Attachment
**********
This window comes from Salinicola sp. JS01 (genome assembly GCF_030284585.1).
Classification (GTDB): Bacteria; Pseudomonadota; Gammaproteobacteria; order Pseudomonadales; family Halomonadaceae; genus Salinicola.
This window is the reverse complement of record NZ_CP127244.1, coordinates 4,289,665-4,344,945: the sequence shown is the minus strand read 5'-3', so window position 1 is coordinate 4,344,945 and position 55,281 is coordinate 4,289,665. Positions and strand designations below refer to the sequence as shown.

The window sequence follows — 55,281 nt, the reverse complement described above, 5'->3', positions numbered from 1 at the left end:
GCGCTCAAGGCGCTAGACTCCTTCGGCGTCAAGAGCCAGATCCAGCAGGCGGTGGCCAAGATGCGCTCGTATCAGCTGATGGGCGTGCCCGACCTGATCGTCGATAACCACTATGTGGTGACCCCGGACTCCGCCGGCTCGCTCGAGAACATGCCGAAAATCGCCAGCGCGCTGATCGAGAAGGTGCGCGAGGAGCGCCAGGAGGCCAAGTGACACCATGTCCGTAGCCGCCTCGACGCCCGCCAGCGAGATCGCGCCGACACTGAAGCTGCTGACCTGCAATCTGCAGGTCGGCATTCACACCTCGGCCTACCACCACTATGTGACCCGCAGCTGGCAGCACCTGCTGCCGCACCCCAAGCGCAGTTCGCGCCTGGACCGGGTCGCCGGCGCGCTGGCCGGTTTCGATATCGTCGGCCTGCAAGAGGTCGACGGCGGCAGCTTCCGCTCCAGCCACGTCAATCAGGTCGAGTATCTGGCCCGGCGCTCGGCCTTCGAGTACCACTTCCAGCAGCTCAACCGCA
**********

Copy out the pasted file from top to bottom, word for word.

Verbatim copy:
This window comes from Salinicola sp. JS01 (genome assembly GCF_030284585.1).
Classification (GTDB): Bacteria; Pseudomonadota; Gammaproteobacteria; order Pseudomonadales; family Halomonadaceae; genus Salinicola.
This window is the reverse complement of record NZ_CP127244.1, coordinates 4,289,665-4,344,945: the sequence shown is the minus strand read 5'-3', so window position 1 is coordinate 4,344,945 and position 55,281 is coordinate 4,289,665. Positions and strand designations below refer to the sequence as shown.

The window sequence follows — 55,281 nt, the reverse complement described above, 5'->3', positions numbered from 1 at the left end:
GCGCTCAAGGCGCTAGACTCCTTCGGCGTCAAGAGCCAGATCCAGCAGGCGGTGGCCAAGATGCGCTCGTATCAGCTGATGGGCGTGCCCGACCTGATCGTCGATAACCACTATGTGGTGACCCCGGACTCCGCCGGCTCGCTCGAGAACATGCCGAAAATCGCCAGCGCGCTGATCGAGAAGGTGCGCGAGGAGCGCCAGGAGGCCAAGTGACACCATGTCCGTAGCCGCCTCGACGCCCGCCAGCGAGATCGCGCCGACACTGAAGCTGCTGACCTGCAATCTGCAGGTCGGCATTCACACCTCGGCCTACCACCACTATGTGACCCGCAGCTGGCAGCACCTGCTGCCGCACCCCAAGCGCAGTTCGCGCCTGGACCGGGTCGCCGGCGCGCTGGCCGGTTTCGATATCGTCGGCCTGCAAGAGGTCGACGGCGGCAGCTTCCGCTCCAGCCACGTCAATCAGGTCGAGTATCTGGCCCGGCGCTCGGCCTTCGAGTACCACTTCCAGCAGCTCAACCGCA